Opinion: Shipyard layoffs reminder that Hampton Roads must diversify its economy

As area shipbuilders announce layoffs, importance of economic diversity is made clearer

Newport News Shipbuilding announced in July that the conclusion of several major construction projects would necessitate a reduction in workforce of more than 1,500, or about 7 percent of the company's employment.

But even knowing that was coming did little to soften the impact when the first 480 layoffs occurred last week. The affected workers span "the whole gamut of the shipyard," according to NNS President Matt Mulherin.

Though 77 workers with trade experience have been offered hourly positions, the other affected workers have been dealt a serious setback. They may stay afloat for a little while, paying some bills and pushing off others, but many have a specialized skill set that limits their employment options.

Additional injury followed this week with the news that BAE Systems in Norfolk plans to terminate 650 workers at its Norfolk shipyard as well. The company, which maintains and repairs Navy destroyers, cruisers and amphibious warships, has seen a reduced demand for its services.

Hampton Roads is fortunate to have other shipbuilders and heavy industry, and that the workforce tends to move between companies based on federal contracts and the work needed to be done. There is some comfort in that.

According to industry sources, about 30,000 jobs in Hampton Roads are tied directly to shipbuilding. But that means thousands of families rely on this one area of the federal defense budget for their livelihood.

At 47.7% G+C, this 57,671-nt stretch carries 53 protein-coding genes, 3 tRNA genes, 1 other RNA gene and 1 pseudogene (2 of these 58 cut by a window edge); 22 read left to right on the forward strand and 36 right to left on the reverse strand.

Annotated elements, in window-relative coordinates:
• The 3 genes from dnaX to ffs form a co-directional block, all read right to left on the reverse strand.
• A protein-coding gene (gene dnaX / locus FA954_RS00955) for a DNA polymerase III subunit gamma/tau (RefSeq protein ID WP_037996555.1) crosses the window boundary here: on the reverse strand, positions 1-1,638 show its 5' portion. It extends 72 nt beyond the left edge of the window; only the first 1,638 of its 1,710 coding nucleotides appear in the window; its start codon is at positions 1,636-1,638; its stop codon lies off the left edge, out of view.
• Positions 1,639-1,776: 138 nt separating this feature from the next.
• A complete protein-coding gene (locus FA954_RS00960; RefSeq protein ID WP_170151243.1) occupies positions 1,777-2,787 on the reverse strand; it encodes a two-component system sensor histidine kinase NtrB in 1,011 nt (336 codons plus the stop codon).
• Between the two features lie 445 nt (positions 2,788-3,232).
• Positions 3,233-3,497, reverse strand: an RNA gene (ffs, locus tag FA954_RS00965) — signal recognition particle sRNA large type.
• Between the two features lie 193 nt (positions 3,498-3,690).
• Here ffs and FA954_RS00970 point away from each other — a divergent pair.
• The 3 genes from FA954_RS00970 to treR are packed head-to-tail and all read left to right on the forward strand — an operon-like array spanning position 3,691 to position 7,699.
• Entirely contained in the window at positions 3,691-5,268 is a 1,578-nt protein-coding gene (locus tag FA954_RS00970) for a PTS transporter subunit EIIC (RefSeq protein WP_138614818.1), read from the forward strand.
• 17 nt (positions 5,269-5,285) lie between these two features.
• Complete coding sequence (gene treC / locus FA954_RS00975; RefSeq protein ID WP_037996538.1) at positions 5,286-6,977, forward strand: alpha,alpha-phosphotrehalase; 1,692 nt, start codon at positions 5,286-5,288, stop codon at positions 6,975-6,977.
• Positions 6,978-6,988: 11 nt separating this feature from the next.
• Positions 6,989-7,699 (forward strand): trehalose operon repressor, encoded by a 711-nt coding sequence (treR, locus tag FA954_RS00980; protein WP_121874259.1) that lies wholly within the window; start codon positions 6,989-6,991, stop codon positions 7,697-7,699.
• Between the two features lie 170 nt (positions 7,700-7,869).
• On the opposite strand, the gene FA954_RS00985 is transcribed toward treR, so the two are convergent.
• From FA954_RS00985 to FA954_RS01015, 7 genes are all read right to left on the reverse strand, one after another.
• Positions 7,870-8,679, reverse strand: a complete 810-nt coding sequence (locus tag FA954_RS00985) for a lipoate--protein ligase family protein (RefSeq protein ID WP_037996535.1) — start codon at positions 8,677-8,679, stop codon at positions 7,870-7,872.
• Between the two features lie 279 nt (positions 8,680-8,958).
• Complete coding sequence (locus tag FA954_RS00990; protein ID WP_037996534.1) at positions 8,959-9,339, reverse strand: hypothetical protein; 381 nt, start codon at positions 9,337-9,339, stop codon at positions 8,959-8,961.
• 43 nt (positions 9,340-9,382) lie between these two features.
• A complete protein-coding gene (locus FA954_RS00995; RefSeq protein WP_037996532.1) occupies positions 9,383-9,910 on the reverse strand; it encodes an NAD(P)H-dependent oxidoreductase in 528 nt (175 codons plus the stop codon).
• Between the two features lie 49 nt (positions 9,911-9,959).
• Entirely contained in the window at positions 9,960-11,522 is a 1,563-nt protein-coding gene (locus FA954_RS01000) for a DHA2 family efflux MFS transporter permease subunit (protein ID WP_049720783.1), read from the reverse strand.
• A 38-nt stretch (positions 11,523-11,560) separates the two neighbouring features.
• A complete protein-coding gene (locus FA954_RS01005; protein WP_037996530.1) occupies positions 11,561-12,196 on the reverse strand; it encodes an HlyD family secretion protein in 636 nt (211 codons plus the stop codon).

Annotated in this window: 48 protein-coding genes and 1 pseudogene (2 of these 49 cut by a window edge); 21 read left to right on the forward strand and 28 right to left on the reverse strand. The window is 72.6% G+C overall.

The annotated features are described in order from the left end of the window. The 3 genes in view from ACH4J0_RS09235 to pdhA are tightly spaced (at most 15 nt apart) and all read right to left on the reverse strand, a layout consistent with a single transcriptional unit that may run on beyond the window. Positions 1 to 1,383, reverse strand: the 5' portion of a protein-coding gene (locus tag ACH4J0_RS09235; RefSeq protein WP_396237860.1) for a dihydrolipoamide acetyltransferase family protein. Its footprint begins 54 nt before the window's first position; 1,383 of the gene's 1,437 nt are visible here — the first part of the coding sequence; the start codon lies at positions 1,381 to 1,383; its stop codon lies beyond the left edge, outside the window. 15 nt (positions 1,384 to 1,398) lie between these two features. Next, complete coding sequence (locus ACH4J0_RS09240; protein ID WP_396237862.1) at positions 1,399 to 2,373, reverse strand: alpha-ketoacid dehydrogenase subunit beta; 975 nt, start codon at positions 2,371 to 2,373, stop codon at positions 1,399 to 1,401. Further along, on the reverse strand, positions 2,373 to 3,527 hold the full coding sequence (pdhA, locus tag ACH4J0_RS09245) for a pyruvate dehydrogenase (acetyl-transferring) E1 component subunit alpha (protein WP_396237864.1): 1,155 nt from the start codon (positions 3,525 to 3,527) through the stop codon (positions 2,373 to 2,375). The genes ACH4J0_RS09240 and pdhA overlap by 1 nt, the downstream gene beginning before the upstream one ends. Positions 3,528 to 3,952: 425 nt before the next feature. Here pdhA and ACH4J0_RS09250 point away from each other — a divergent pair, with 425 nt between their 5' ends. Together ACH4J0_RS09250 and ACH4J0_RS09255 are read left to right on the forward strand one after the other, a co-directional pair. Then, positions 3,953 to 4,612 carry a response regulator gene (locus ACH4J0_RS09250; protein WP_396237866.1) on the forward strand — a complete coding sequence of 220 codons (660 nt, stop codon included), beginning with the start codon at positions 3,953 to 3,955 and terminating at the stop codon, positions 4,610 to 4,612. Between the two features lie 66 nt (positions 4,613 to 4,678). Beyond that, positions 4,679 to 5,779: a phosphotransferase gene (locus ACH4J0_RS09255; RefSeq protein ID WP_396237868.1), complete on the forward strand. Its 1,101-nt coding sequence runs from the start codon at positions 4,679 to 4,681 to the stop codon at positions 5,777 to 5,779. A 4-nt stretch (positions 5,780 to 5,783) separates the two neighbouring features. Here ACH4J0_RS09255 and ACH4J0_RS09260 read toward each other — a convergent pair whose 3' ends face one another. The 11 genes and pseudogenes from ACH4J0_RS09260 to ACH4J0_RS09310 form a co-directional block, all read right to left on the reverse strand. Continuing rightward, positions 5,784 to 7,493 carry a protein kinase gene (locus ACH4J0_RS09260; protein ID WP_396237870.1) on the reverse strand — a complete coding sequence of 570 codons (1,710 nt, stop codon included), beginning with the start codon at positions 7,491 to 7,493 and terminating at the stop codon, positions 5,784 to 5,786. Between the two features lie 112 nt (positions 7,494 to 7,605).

If the industry is in a "workload valley," as Mr. Mulherin describes the shipbuilding landscape, then communities like Newport News, Norfolk and others throughout the region have a real problem. Their approach to previous lulls in the workload may not be adequate now.

That will mean funding for job training and employment placement should be at a premium. Communities must be poised to help these talented folks find work as quickly as possible.

And it is also serves as a stern reminder that the region must redouble its efforts to develop greater diversity in the economy, which requires an active business community and determined local development groups.

Such efforts are also served by local economic development officers and politicians, who can help cultivate conditions friendly to growth through smart investment in infrastructure needs and education. Voters should keep that in mind as they listen to candidates in local and state races asking for support.

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